Monday, June 1, 2020

My TOP 100 MOVIES: 31-40


31. Key Largo:  Humphrey Bogart as veteran trying to recover from the war; Loren Bacall as the widow of Bogart’s wartime buddy; Lionel Barrymore as her wheel-chair bound father-in-law and innkeeper of the Largo Hotel, Edward G. Robinson as the gangster Johnny Rocco and Claire Trevor as Rocco’s boozy girlfriend. All of them locked together during a tense hurricane in the Florida Keys. They don’t make ‘em like this anymore. “Just like Bogie and Bacall . . . Sailing away to Key Largo.”


32. Stagecoach: Director John Ford and John Wayne, a good-hearted prostitute, a drunk doctor, a gambler, Indians and the cavalry riding to the rescue, all against the backdrop of Monument Valley. Before any of these were clichés, there was Stagecoach, the iconic American western.


33. Schindler's List:  Steven Spielberg’s tour de force about the Holocaust. Based on the true story of industrialist Oscar Schindler (played by Liam Neeson), who could not save them all, but was determined to save as many Jews as possible from death in Hitler’s Concentration Camps. Spielberg’s girl in the red coat is one of the true moments of genius in the history of film.



34. Pulp Fiction: This is Quentin Tarantino’s crown jewel. The movie revived the career of John Travolta, caused everyone to see Bruce Willis in a different light, and made superstars of Samuel L. Jackson and Uma Thurman. Told out of chronological order, it pulls the audience in to put the story together. It is filled with unforgettable scenes and genius dialog. “And I will strike down upon thee with great vengeance and furious anger those who attempt to poison and destroy my brothers. And you will know my name is the Lord when I lay my vengeance upon thee!"


35. M*A*S*H:  Before the more sanitized television show, there was perhaps the best anti-war movie ever.  Robert Altman’s M*A*S*H (Mobile Army Surgical Hospital) is bloody, irreverent, profane and laugh-out-loud funny – all with the while showing the personal cost and insanity of war. “Suicide is painless.”


36. Young Frankenstein:  Mel Brooks strikes again in what I believe is the best comedy ever made. The movie is filled with memorable performances by Gene Wilder (“That’s Fron-ken-steeen”), Teri Garr, Cloris Leachman, Marty Feldman, Madeline Kahn, Peter Boyle and Gene Hackman. The genius script was written by Brooks and Wilder. Also noteworthy, Brooks tracked down and used the original laboratory props from Bride of Frankenstein. “What knockers!” “Oh, thank you, doctor.”


37. Network: Peter Finch gives one of the great supporting performances in the history of film as lunatic broadcaster Howard Beale, who decides to improve ratings by committing suicide live on his final news broadcast. But the movie is much more than a single performance, offering a seething commentary on modern society. William Holden and Faye Dunaway, are outstanding. “I’m mad as hell, and I’m not going to take it anymore.”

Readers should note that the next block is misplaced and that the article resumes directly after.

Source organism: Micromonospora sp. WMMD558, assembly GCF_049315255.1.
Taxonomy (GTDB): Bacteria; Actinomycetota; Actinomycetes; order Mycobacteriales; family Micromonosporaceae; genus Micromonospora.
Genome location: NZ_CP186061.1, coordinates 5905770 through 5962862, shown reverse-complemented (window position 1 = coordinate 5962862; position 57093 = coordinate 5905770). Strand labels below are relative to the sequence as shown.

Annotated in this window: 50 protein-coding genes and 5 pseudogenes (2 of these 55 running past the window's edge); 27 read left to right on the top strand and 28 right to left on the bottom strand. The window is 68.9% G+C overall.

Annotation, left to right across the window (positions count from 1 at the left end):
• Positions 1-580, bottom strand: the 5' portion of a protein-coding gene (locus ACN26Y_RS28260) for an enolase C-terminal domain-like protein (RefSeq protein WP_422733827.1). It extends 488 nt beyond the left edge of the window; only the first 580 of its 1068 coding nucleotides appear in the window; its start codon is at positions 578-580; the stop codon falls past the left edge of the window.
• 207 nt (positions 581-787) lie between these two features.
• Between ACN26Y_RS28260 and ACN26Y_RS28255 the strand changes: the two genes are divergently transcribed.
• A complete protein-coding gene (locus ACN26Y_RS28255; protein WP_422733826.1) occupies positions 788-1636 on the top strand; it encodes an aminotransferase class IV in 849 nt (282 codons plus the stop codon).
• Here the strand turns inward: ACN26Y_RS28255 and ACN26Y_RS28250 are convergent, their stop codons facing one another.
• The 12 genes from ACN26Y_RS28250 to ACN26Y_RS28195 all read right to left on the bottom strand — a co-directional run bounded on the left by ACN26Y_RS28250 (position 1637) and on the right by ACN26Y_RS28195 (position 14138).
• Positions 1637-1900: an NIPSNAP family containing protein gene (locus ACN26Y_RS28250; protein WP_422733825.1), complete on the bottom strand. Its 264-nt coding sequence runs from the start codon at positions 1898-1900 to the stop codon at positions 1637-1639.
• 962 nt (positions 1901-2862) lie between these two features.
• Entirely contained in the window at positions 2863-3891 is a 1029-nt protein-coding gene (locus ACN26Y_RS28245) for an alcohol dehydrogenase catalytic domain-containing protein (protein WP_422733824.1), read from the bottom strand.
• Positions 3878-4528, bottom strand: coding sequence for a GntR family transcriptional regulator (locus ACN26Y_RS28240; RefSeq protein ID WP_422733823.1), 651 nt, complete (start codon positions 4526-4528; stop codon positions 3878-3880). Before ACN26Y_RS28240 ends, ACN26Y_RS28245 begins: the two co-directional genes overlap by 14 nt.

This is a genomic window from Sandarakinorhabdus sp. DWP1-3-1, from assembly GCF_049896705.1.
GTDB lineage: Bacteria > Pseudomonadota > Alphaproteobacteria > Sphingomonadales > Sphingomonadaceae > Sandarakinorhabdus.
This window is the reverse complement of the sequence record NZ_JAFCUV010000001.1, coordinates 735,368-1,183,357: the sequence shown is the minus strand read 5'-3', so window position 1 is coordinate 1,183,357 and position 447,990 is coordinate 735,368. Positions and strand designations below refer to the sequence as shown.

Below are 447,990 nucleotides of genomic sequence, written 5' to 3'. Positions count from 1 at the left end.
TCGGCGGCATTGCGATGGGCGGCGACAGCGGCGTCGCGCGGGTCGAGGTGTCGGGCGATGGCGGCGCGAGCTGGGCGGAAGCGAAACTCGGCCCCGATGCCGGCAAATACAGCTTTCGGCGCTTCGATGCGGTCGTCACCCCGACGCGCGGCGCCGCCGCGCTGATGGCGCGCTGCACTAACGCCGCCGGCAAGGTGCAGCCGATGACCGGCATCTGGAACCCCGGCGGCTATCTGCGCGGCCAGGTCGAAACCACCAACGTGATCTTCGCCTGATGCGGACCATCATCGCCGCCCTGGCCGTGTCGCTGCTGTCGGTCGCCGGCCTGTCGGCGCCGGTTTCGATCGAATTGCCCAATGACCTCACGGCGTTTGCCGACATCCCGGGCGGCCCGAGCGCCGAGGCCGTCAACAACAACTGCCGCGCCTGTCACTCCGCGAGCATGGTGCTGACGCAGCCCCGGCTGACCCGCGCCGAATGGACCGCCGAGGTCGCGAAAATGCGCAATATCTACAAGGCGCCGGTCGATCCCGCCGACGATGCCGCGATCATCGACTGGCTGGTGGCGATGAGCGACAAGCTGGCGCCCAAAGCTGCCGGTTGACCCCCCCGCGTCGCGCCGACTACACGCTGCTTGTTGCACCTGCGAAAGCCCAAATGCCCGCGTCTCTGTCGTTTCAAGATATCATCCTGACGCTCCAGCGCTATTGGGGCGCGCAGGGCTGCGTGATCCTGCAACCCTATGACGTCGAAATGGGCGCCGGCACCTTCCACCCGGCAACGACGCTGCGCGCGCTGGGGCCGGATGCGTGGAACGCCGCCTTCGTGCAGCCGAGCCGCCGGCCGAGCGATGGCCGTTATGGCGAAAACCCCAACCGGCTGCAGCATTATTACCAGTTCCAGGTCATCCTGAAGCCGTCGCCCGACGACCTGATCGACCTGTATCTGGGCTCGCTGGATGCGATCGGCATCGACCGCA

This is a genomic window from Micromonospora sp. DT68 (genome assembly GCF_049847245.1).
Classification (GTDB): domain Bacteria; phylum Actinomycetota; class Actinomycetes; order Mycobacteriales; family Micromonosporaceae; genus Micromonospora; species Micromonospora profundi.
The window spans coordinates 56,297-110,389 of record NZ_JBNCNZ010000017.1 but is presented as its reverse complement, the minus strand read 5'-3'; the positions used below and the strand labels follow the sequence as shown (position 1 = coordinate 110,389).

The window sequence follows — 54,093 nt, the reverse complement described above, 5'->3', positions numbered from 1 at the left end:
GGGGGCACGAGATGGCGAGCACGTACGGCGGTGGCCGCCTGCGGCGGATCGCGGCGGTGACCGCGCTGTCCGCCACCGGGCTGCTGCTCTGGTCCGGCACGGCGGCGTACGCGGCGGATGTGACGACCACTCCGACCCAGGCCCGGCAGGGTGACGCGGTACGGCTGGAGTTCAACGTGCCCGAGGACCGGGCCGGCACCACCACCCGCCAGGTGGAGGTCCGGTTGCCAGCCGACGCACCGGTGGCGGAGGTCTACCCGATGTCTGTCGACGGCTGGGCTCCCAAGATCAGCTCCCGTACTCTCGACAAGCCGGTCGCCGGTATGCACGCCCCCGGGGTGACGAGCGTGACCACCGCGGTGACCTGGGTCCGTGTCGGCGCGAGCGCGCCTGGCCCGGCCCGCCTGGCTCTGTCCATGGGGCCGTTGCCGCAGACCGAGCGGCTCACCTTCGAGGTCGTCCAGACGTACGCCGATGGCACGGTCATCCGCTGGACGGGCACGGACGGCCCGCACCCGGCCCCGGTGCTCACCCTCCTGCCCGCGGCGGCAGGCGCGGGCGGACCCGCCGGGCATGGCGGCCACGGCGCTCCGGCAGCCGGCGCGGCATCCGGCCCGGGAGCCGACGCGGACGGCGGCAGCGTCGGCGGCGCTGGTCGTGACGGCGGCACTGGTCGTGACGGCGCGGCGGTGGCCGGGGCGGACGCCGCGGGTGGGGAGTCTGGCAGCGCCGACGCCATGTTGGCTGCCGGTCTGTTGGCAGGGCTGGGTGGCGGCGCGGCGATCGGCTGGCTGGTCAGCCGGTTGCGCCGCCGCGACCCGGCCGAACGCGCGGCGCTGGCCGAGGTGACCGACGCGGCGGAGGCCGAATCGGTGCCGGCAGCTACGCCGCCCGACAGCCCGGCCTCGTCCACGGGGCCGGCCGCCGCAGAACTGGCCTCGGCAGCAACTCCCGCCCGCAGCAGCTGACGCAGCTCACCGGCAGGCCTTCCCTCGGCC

38. The Hours:  This movie won’t make many people’s lists, but it is a film that touched me deeply. It follows three women who are touched by Virginia Woolf’s book “Mrs. Dalloway.” The movie deals with choices about suicide and life, but in the end, is remarkably life affirming. The movie is filled with shining performances by Nicole Kidman, Meryl Streep, Julianne Moore and Ed Harris. Not a choice for a romantic dinner and a movie. “Mrs. Dalloway said she would buy the flowers herself.”


39. 42nd Street:  A 1932 backstage musical about producing a Broadway show made during the height of the Depression. Nearly 90-years later, the closing number of 42nd Street, choreographed by Busby Berkeley and featuring performances by Ruby Keeler and Dick Powell, is in my opinion, the finest single musical number ever put on film. "You're going out there a youngster, but you're coming back a star.”


40.  The Apartment:   Made in 1960, The Apartment tackled what was considered a largely taboo topic of corporate executives and their mistresses. Jack Lemmon is a insurance junior exec who allows his apartment to be used by his boss, Fred MacMurray, for his illicit affair with young Shirley MacLaine. Somewhere along the line, Lemmon finds a backbone and falls in love with MacLaine. If you have overlooked this movie, put it on your MUST WATCH list.

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